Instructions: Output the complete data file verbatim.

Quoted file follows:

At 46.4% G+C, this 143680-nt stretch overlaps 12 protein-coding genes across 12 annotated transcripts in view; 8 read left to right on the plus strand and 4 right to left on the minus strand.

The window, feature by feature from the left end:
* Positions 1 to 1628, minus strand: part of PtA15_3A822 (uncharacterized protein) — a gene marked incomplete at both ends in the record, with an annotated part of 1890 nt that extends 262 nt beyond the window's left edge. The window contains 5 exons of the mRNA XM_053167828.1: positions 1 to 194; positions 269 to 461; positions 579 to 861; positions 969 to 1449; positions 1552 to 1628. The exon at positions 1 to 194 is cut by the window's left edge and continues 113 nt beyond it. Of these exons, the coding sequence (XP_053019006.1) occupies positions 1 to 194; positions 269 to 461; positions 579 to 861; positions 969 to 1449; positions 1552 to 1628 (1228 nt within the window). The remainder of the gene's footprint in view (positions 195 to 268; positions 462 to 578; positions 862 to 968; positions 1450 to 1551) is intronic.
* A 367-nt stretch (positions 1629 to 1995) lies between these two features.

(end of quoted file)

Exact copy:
At 46.4% G+C, this 143680-nt stretch overlaps 12 protein-coding genes across 12 annotated transcripts in view; 8 read left to right on the plus strand and 4 right to left on the minus strand.

The window, feature by feature from the left end:
* Positions 1 to 1628, minus strand: part of PtA15_3A822 (uncharacterized protein) — a gene marked incomplete at both ends in the record, with an annotated part of 1890 nt that extends 262 nt beyond the window's left edge. The window contains 5 exons of the mRNA XM_053167828.1: positions 1 to 194; positions 269 to 461; positions 579 to 861; positions 969 to 1449; positions 1552 to 1628. The exon at positions 1 to 194 is cut by the window's left edge and continues 113 nt beyond it. Of these exons, the coding sequence (XP_053019006.1) occupies positions 1 to 194; positions 269 to 461; positions 579 to 861; positions 969 to 1449; positions 1552 to 1628 (1228 nt within the window). The remainder of the gene's footprint in view (positions 195 to 268; positions 462 to 578; positions 862 to 968; positions 1450 to 1551) is intronic.
* A 367-nt stretch (positions 1629 to 1995) lies between these two features.